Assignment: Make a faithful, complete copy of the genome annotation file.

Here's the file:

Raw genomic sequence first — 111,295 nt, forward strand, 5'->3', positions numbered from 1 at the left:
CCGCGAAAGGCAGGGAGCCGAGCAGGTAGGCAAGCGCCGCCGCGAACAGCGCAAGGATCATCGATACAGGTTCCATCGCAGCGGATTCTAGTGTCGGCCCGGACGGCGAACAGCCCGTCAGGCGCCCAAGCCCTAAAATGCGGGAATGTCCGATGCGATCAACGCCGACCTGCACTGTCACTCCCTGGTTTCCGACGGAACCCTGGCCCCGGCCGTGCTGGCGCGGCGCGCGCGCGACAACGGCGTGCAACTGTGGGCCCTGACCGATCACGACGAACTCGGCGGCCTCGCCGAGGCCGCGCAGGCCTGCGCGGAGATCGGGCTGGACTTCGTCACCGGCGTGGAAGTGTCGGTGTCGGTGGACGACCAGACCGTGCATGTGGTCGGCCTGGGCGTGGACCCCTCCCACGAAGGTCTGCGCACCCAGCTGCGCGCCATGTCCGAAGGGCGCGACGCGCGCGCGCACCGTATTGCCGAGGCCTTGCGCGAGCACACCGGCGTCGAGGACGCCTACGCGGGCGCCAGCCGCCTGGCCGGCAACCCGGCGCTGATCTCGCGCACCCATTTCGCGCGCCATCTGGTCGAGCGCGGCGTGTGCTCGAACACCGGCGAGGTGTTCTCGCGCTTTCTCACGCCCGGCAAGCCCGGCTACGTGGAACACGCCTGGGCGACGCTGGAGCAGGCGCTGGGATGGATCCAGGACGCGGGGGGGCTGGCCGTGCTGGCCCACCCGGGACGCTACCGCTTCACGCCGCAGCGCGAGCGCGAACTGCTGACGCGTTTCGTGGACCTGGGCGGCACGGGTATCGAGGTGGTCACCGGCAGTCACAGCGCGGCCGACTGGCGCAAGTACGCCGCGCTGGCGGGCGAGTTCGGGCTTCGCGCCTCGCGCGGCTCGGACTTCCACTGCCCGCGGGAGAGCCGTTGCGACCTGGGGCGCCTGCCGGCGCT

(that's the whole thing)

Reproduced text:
Raw genomic sequence first — 111,295 nt, forward strand, 5'->3', positions numbered from 1 at the left:
CCGCGAAAGGCAGGGAGCCGAGCAGGTAGGCAAGCGCCGCCGCGAACAGCGCAAGGATCATCGATACAGGTTCCATCGCAGCGGATTCTAGTGTCGGCCCGGACGGCGAACAGCCCGTCAGGCGCCCAAGCCCTAAAATGCGGGAATGTCCGATGCGATCAACGCCGACCTGCACTGTCACTCCCTGGTTTCCGACGGAACCCTGGCCCCGGCCGTGCTGGCGCGGCGCGCGCGCGACAACGGCGTGCAACTGTGGGCCCTGACCGATCACGACGAACTCGGCGGCCTCGCCGAGGCCGCGCAGGCCTGCGCGGAGATCGGGCTGGACTTCGTCACCGGCGTGGAAGTGTCGGTGTCGGTGGACGACCAGACCGTGCATGTGGTCGGCCTGGGCGTGGACCCCTCCCACGAAGGTCTGCGCACCCAGCTGCGCGCCATGTCCGAAGGGCGCGACGCGCGCGCGCACCGTATTGCCGAGGCCTTGCGCGAGCACACCGGCGTCGAGGACGCCTACGCGGGCGCCAGCCGCCTGGCCGGCAACCCGGCGCTGATCTCGCGCACCCATTTCGCGCGCCATCTGGTCGAGCGCGGCGTGTGCTCGAACACCGGCGAGGTGTTCTCGCGCTTTCTCACGCCCGGCAAGCCCGGCTACGTGGAACACGCCTGGGCGACGCTGGAGCAGGCGCTGGGATGGATCCAGGACGCGGGGGGGCTGGCCGTGCTGGCCCACCCGGGACGCTACCGCTTCACGCCGCAGCGCGAGCGCGAACTGCTGACGCGTTTCGTGGACCTGGGCGGCACGGGTATCGAGGTGGTCACCGGCAGTCACAGCGCGGCCGACTGGCGCAAGTACGCCGCGCTGGCGGGCGAGTTCGGGCTTCGCGCCTCGCGCGGCTCGGACTTCCACTGCCCGCGGGAGAGCCGTTGCGACCTGGGGCGCCTGCCGGCGCT